Vanquished Giants still yapping

November, 25, 2013
11/25/13
10:35
AM ET
I mean, I guess you have to admire the New York Giants for staying true to themselves. They claim to live by the Tom Coughlin mantra, "Talk is cheap, play the game," but there's not a team in the league that talks more than the Giants do. They yapped and yapped all last week about how they were going to beat the Dallas Cowboys. Jason Pierre-Paul said blood would be spilled. Terrell Thomas guaranteed victory. It was fairly shocking, especially to the Cowboys.

"I've never heard a team that was 4-6 talk like that," Dallas cornerback Orlando Scandrick said.

So as you've heard by now, the Cowboys won the game. And after it was over, as you'll see in that link up there, Jason Hatcher had some fun with the blood thing. The Giants were more or less humble in defeat, with Thomas saying the better team won and most of the players lamenting missed opportunities and a season slipping away.

But then, this morning, this from Giants defensive end Justin Tuck on Twitter. A photo of Tuck's two Super Bowl rings directed at Cowboys fans who've apparently been after him on his timeline. (And no, I don't think it's any coincidence that the display "finger" in the middle is bare.)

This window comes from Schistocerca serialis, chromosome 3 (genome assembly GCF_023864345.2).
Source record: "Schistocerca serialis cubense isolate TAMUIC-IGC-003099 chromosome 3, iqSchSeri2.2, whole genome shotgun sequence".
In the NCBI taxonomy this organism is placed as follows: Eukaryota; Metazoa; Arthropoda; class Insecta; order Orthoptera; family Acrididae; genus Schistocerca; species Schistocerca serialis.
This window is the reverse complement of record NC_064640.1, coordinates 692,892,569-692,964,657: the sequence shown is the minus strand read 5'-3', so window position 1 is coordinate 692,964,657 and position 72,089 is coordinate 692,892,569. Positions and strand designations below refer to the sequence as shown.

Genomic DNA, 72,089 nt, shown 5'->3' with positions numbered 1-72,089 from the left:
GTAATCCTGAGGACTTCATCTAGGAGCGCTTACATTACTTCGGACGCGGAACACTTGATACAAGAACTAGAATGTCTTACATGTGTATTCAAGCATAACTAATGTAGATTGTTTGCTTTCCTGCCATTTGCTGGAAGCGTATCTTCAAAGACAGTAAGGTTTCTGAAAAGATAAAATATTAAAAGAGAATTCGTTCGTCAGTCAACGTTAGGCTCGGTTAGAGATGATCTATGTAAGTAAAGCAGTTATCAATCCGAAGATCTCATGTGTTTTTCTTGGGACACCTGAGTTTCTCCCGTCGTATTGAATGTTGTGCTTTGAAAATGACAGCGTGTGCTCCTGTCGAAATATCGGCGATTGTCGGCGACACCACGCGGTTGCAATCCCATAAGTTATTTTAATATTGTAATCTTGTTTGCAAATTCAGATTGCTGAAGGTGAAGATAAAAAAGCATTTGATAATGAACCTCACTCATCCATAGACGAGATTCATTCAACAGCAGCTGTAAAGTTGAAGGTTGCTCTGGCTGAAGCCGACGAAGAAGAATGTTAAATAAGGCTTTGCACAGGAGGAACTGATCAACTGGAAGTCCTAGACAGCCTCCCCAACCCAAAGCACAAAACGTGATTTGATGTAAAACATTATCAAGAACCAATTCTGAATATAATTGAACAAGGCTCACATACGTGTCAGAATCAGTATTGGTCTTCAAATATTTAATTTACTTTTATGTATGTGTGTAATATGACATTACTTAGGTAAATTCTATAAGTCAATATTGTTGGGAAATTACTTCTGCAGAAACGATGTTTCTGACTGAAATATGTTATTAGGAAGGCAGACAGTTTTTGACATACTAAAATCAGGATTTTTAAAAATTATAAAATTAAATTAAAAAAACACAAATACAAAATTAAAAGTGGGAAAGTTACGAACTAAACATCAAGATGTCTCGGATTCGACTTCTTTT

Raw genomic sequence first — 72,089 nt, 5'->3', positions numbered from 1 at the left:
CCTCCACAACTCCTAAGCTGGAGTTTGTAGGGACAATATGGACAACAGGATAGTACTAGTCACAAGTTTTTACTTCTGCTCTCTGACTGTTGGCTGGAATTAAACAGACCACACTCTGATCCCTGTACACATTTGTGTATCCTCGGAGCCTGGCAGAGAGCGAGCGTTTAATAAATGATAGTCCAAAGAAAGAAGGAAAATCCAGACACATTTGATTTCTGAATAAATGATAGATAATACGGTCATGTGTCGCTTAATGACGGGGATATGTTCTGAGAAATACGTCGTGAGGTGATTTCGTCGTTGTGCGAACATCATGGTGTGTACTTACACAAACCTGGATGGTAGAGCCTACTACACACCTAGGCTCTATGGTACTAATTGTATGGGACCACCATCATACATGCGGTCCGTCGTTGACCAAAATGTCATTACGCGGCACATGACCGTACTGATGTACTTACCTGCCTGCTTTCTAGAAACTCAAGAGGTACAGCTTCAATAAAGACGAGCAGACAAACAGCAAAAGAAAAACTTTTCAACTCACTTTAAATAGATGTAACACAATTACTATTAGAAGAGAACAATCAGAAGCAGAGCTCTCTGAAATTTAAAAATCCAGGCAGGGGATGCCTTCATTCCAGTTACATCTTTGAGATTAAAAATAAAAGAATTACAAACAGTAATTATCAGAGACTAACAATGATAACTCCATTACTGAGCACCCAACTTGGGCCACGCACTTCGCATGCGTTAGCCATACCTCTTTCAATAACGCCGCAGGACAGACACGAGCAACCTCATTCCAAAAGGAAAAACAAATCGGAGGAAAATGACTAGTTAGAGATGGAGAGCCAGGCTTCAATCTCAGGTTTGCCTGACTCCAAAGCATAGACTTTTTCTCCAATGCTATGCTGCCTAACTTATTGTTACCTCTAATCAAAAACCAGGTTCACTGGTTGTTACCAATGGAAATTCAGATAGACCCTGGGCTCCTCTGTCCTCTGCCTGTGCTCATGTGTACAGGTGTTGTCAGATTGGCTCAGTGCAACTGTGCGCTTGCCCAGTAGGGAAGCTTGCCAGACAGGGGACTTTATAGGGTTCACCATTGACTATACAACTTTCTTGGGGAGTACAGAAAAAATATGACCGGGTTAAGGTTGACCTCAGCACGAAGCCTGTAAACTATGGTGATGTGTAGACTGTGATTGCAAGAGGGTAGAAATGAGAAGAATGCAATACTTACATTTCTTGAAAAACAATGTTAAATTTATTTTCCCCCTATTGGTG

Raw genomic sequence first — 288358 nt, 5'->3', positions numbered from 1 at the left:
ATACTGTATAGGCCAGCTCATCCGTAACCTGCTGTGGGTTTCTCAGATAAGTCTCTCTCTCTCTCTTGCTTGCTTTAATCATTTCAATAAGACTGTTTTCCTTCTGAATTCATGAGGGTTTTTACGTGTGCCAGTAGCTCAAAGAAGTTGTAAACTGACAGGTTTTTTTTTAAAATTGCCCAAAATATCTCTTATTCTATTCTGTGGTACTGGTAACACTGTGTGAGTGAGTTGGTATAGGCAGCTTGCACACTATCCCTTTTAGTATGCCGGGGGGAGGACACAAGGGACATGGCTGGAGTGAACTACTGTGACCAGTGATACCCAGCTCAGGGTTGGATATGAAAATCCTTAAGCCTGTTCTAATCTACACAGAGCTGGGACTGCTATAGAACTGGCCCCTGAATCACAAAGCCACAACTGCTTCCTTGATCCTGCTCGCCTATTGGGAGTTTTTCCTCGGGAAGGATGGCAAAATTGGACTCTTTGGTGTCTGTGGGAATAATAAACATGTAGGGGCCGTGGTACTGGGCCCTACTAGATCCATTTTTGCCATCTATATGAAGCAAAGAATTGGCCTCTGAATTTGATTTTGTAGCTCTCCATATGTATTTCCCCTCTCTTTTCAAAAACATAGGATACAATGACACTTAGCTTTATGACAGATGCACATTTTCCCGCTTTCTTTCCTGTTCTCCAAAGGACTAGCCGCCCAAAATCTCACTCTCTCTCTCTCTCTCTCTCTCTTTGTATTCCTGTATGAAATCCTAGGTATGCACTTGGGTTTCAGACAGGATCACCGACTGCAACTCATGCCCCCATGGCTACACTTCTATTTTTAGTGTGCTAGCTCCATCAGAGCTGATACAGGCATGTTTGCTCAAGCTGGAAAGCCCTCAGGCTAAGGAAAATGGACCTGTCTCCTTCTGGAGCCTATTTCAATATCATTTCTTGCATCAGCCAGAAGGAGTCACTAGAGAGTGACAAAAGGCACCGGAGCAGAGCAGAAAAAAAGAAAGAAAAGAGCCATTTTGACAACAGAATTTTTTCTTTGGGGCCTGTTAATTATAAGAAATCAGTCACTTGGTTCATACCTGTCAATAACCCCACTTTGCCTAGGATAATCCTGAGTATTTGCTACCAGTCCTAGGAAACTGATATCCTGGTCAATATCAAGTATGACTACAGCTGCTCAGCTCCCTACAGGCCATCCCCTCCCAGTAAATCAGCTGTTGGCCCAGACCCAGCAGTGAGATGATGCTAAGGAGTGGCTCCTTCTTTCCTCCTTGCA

Look. I know how badly I get it on Twitter. I cannot imagine how rough it is for NFL players when fans decide to use the medium to abuse and insult. I'm confident that the Cowboys fans who have been hounding Tuck on Twitter have been completely unbearable. And I'm certainly not always above reacting on there when provoked, though I wish I were.

But Justin. Dude. You lost. Your team talked big all week and then didn't back it up. You kind of have to just eat that, right? I'm not saying life as a high-profile athlete in front of an overly sports-crazed world is easy. It's not. Especially when you lose. But showing off your Super Bowl rings and flipping off a fan base? Seems a little out of place here. Nothing wrong with a little quiet dignity in defeat, right?

It also bears mentioning that this isn't the Super Bowl-deprived Eagles fan base he's taunting. The Cowboys have won more Super Bowls than the Giants have. Sure, the current Cowboys have fallen victim to the Giants' two most recent Super Bowl runs, but taunting this particular fan base with talk of titles won is kind of like waving your checkbook at Bill Gates. No matter how rich you are, he's not impressed.

Anyway, I get that the Giants are hurting, and I don't blame them. I'm just amazed at how, regardless of circumstances, they always seem so chirpy. It's who they are, and I guess it tends to work out for them. But on a day like this, Tuck's rebuttal feels out of place.

Dan Graziano

ESPN New York Giants reporter

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